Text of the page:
Tehran, Iran, Nov. 1
By Milad Fashtami - Trend:
A member of Iran's nuclear negotiation team rejected an agreement between Iran and the P5+1 group of countries over the number of Tehran's centrifuges.
The unnamed source added that the sides have so far reached no agreement in this regard, Iran's IRNA News Agency reported on Nov. 1.
Western media outlets reported in the past few days that the Obama administration has sweetened its offer to Iran in ongoing nuclear negotiations, saying it might accept Tehran operating 4,000 centrifuges, up from the previous 1,300. Iran currently has 9,400 operating centrifuges and another 10,000 that are installed but not in operation.
IRNA quoted the source as saying that Iran's negotiation team will not give up on the nation's nuclear rights.
The United States, France, Britain and Germany would like the number of enrichment centrifuges Iran maintains to be in the low thousands, while Tehran wants to keep tens of thousands in operation. It now has about 19,000 installed, of which about 10,000 are spinning to refine uranium, Reuters reported.
Iran's Deputy Foreign Minister Seyyed Abbas Araqchi said on October 25 that Iran will not accept any sanction to remain in place in the final and comprehensive deal with the P5+1 group of countries.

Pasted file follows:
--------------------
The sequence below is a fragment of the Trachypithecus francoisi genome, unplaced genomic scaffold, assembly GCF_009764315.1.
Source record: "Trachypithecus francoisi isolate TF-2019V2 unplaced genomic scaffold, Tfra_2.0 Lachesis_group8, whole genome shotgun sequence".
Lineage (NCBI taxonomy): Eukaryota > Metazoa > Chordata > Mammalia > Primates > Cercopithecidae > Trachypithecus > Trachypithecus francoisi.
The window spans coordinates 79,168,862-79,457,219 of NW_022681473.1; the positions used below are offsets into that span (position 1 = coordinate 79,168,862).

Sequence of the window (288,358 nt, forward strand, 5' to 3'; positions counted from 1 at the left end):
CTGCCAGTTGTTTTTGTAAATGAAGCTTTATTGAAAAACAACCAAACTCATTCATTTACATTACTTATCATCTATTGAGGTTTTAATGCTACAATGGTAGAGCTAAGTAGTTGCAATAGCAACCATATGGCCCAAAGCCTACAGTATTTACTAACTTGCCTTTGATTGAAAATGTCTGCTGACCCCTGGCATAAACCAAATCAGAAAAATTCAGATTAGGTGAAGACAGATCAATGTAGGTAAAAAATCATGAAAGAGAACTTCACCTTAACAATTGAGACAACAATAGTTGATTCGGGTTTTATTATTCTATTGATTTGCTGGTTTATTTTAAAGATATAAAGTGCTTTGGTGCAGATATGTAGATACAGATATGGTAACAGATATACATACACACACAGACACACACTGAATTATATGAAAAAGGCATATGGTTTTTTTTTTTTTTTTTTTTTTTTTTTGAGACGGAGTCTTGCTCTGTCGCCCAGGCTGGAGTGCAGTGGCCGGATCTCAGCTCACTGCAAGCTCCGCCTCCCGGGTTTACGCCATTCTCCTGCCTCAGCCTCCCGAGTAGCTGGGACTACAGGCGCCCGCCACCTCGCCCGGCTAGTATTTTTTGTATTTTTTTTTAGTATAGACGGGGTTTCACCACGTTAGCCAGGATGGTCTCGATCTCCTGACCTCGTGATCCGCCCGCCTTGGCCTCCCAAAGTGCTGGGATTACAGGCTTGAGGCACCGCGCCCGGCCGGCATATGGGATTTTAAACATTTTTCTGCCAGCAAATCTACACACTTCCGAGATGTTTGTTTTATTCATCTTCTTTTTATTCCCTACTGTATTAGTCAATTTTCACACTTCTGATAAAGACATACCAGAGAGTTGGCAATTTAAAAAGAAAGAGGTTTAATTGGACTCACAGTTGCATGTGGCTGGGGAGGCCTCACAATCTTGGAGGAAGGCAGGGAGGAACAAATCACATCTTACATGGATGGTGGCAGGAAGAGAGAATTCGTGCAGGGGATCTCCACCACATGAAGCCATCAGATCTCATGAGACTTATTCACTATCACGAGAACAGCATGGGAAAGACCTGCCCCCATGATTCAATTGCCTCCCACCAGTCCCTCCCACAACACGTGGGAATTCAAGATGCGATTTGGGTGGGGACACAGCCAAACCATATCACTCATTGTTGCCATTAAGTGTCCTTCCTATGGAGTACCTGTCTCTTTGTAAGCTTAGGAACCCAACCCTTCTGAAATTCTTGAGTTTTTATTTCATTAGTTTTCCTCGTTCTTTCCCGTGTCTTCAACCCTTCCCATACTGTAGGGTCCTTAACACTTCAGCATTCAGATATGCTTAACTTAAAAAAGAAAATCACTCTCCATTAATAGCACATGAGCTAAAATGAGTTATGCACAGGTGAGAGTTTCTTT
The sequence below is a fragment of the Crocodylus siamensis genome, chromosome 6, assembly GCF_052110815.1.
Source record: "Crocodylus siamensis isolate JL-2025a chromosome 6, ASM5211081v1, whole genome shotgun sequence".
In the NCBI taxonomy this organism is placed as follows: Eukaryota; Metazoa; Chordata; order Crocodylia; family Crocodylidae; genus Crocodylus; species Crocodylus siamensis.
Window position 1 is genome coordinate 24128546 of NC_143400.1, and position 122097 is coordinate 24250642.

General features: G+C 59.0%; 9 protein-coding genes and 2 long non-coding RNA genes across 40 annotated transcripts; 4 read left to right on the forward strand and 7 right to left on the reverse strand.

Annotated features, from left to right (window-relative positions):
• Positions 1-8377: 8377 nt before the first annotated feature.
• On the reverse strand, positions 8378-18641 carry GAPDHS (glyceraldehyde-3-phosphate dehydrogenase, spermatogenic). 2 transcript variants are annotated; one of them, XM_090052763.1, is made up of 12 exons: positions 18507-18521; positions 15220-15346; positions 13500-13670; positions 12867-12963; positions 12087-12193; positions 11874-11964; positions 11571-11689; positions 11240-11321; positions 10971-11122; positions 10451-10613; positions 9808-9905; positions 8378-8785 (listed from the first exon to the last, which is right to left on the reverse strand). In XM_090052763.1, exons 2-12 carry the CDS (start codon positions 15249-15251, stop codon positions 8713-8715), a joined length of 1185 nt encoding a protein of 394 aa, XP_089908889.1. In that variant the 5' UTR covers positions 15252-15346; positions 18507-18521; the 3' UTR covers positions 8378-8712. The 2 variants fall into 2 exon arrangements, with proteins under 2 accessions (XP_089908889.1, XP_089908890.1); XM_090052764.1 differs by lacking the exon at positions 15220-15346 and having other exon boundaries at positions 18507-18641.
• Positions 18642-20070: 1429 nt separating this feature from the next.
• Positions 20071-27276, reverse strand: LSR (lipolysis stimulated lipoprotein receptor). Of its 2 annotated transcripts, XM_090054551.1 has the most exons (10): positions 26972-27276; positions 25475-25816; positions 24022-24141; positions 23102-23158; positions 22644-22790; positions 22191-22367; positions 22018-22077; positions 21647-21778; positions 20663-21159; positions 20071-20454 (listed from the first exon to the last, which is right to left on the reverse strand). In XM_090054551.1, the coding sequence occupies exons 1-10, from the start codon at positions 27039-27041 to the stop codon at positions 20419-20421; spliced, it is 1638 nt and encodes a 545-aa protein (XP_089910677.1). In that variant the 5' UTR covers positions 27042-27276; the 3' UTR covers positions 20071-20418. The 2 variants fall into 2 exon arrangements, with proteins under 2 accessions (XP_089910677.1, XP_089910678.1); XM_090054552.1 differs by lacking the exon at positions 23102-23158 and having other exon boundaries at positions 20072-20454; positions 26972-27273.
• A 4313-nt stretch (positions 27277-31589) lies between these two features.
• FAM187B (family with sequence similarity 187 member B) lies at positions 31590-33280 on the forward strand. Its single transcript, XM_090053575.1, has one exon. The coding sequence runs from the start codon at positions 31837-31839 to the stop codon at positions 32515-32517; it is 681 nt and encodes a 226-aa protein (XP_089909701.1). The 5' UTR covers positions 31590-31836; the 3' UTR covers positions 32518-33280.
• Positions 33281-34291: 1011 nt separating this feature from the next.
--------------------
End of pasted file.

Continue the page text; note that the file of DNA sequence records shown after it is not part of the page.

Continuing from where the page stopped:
"Iran will not shut down any nuclear facility," he said, adding that the country will keep all of its nuclear capabilities, Iran's Fars News Agency reported on October 25.
Iranian Foreign Ministry Spokeswoman Marzieh Afkham said on October 22 that 90 percent of the negotiations have been completed and the two sides are taking the final steps.
According to Afkham, the two sides are not interested in extending the 24-November deadline set for striking a final and comprehensive deal.
Iran and P5+1 (the five permanent members of the UN Security Council comprising of China, France, Russia, Britain, the US Plus Germany) sealed an interim deal in Geneva on November 24, 2013 to pave the way for the full resolution of the West's decade-old dispute with Iran over the country's nuclear energy program, Press TV reported.
The Geneva deal took effect on January 20 and expired on July 20. However the two sides agreed to extend their talks for four months till Nov. 24 to reach a permanent deal on Iran's disputed nuclear program.
In exchange for Iran agreeing to limit certain aspects of its nuclear activities, the US and its allies agreed to lift some of the existing sanctions against Tehran.